The conference has come under fire from a U.S. non-profit that campaigns against organizations it deems to be hate groups. On its website, the Alabama-based Southern Poverty Law Center calls the Path to Peace symposium an "anti-Semitic conference" and says the Fatima Centre is "part of the 'radical traditionalist Catholic' movement, perhaps the single largest group of hard-core anti-Semites in North America."
...
The Fatima Centre had stated in literature for its conference that Nicholson and several legislators from various U.S. states "have already announced that they will attend."

A separate press release said, "We have already received the endorsement of the Minister of Defence for Canada, the Hon. Rob Nicholson."

But Nicholson's communications director, Genevieve Breton, said in emails to CBC News that the minister "was never scheduled to attend this event."

"No indication was ever given to the conference organizers that the minister would participate," she said. "The minister never endorsed this conference and we never agreed to have his name referenced in literature," she added. "We will be taking steps to have his name removed."
http://news.ca.msn.com/top-stories/d...c-conference-1

As the CBC notes there are some far right extremists and conspiracy wingnuts featured:
Conspiracy theorists, extremists

Speakers named in the schedule for the conference next month in Niagara Falls include the president of the U.S.-based John Birch Society, a right-wing American group that campaigns against the U.S. Federal Reserve, says the UN is trying to control "all human activity" and claims Nelson Mandela is "carrying forward a communist program of terrorism and genocide."

Others listed in the program are a pair of Italian politicians from radical right-wing movements.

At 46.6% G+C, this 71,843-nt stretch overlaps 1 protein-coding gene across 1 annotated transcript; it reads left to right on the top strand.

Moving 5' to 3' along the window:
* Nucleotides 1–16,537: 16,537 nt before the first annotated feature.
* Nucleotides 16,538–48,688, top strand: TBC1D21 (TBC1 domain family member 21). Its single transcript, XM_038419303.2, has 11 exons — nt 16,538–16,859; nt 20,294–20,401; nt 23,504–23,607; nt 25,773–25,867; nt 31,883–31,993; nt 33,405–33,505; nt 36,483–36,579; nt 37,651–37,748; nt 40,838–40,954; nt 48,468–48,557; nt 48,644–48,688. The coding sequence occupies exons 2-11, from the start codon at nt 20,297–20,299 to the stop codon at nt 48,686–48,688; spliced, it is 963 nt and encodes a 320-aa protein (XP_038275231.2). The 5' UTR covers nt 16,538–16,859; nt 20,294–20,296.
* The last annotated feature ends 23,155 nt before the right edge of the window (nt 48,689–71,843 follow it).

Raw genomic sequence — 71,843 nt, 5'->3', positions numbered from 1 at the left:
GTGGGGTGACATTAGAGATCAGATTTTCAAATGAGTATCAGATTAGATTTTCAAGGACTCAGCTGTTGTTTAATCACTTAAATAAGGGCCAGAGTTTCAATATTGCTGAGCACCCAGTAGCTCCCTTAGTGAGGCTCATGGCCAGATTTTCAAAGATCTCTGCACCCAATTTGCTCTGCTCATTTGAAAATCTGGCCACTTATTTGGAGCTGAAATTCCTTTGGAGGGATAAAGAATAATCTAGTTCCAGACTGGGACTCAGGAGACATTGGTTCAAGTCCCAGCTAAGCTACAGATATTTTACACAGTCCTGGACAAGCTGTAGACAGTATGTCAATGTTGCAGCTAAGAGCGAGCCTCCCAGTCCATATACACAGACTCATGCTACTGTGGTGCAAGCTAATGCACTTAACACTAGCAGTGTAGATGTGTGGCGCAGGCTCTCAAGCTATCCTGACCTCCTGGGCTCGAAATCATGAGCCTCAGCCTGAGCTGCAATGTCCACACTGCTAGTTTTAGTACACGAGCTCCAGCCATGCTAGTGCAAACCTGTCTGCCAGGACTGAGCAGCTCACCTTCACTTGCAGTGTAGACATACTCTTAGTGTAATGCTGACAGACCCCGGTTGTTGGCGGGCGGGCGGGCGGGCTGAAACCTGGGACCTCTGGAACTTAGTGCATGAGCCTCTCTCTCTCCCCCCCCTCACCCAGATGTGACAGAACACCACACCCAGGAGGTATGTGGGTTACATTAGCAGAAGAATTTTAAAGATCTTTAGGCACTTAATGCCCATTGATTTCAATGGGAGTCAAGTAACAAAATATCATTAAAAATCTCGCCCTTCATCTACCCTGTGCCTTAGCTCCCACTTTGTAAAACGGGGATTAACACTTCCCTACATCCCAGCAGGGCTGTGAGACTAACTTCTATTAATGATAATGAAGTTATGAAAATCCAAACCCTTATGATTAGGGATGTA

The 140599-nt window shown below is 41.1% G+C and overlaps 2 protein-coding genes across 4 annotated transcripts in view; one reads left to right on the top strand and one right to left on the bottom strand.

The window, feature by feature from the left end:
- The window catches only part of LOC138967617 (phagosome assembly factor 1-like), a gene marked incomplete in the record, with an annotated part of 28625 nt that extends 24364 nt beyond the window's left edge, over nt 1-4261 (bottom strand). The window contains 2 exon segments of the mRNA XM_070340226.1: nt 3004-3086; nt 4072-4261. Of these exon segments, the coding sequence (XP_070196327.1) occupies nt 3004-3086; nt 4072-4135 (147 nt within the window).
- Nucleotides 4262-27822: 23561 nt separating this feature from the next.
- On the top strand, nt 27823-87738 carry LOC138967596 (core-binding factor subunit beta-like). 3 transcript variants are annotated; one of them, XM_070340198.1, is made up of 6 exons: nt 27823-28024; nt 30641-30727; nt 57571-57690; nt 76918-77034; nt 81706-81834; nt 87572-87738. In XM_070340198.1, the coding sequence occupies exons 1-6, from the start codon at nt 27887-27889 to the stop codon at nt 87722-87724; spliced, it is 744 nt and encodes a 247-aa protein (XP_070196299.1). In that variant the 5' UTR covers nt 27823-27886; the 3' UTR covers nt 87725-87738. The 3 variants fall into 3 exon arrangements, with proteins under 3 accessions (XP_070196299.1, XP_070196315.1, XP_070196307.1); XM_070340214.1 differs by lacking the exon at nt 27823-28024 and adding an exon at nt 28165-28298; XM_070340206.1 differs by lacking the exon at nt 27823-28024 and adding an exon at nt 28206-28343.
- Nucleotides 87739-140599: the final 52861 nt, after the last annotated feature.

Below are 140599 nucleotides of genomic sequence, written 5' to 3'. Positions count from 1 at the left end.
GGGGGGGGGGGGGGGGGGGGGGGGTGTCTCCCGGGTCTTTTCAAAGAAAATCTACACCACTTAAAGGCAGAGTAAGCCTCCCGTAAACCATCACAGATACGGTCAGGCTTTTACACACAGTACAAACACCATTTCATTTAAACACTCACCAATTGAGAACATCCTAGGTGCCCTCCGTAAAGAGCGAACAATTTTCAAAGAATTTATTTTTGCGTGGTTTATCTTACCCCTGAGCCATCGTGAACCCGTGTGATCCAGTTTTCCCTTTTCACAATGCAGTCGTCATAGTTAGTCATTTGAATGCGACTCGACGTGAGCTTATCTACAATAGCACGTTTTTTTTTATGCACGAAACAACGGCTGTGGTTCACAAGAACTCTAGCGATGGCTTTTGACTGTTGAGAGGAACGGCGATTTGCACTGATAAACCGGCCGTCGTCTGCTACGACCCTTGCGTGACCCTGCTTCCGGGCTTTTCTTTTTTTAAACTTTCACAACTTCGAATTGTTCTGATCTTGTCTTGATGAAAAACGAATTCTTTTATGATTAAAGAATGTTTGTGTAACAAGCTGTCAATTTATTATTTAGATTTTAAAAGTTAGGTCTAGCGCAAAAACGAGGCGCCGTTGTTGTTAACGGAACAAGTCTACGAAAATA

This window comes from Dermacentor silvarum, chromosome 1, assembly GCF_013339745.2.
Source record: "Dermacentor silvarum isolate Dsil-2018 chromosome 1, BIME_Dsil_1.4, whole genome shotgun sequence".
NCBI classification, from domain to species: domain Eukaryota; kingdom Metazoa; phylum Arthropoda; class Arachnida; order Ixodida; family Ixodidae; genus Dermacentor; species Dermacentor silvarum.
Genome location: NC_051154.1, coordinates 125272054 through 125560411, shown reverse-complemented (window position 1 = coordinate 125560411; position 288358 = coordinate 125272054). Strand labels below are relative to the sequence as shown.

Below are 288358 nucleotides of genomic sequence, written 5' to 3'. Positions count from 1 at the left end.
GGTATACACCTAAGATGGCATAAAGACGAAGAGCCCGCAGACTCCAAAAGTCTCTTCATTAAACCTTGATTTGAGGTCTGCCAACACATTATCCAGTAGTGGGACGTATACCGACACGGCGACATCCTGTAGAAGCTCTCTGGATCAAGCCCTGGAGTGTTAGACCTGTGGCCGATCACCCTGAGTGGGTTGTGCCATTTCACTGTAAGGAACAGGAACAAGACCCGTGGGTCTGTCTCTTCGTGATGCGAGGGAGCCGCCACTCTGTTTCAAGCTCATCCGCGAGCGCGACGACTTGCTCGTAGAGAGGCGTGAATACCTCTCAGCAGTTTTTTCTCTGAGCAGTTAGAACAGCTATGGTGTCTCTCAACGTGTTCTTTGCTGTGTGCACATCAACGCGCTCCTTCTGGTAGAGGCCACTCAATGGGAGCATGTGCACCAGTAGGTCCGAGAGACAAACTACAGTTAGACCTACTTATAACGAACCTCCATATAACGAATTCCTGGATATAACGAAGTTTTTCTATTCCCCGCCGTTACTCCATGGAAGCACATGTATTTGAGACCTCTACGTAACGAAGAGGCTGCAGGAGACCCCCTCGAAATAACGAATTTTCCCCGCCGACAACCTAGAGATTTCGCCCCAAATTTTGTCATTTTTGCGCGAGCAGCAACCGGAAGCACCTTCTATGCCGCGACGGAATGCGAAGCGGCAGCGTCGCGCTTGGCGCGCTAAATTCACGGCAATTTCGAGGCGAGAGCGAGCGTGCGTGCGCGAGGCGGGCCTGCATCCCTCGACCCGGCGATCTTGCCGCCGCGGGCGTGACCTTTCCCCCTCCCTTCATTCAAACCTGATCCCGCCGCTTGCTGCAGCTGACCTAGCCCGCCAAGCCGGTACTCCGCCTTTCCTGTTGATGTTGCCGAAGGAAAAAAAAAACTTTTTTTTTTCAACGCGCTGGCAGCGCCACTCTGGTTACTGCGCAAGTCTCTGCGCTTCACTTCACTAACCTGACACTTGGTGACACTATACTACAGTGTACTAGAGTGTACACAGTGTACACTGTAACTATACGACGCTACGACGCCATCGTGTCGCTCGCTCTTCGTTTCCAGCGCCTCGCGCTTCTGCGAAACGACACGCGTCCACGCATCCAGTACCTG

One, Mario Borghezio, belongs to a party striving to preserve Italy's "Christian culture," and said earlier this year that Italy's first black cabinet minister "wants to impose her tribal conditions from the Congo." He later apologized. British and Italian newspapers have reported he was convicted of arson for his role in a 2001 incident where some people set fire to a makeshift camp set up by immigrants living beneath a Turin bridge.

The other, Roberto Fiore, co-founded Italy's extremist Forza Nuova party, which has campaigned for the expulsion of immigrants and has been widely characterized as neo-fascist. The European press has reported he was convicted in 1985 and sentenced to nine years in prison (commuted on appeal to 5½) for his ties to a political faction associated with a fascist militant group.

The Fatima Centre recently posted a statement online saying that "Mr. Fiore is concerned about the loss of national identity in Italy and other European countries as a result of the influx of immigrants from Islamic nations. There is nothing uncharitable about loving one's heritage and desiring to preserve and protect it." It has since been taken down, and Fiore has pulled out of the conference, Graham said.

The conference's website and brochures state its keynote speaker is Ron Paul, the former U.S. congressman and three-time candidate for president. Photos of Paul and Senator Dallaire featured in ads for the conference on the internet and on a billboard near the Peace Bridge to the U.S. The Fatima Centre is now rejigging those ads to remove Dallaire.
http://www.cbc.ca/news/politics/stor...-dallaire.html

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08-29-2013, 04:00 PM
  #121
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Hey I think that may well be Defence Minster Rob Nicholson.
Another federal politician is moving to distance himself from a conference taking place next month organized by a fringe religious group accused of anti-Semitism.

Defence Minister Rob Nicholson's name appears several times in a brochure, letter and news release for the "Path to Peace" forum being put on in his riding by a southern Ontario group called the Fatima Centre.

His communications director, however, said Wednesday that Nicholson never intended to participate, never agreed to lend his name to the event and will seek to have it removed.

On Monday, CBC News reported that Senator Roméo Dallaire had been booked to speak at the event without realizing who was behind it, and pulled out when his staff were alerted to the background of the Fatima Centre and some of the other conference speakers.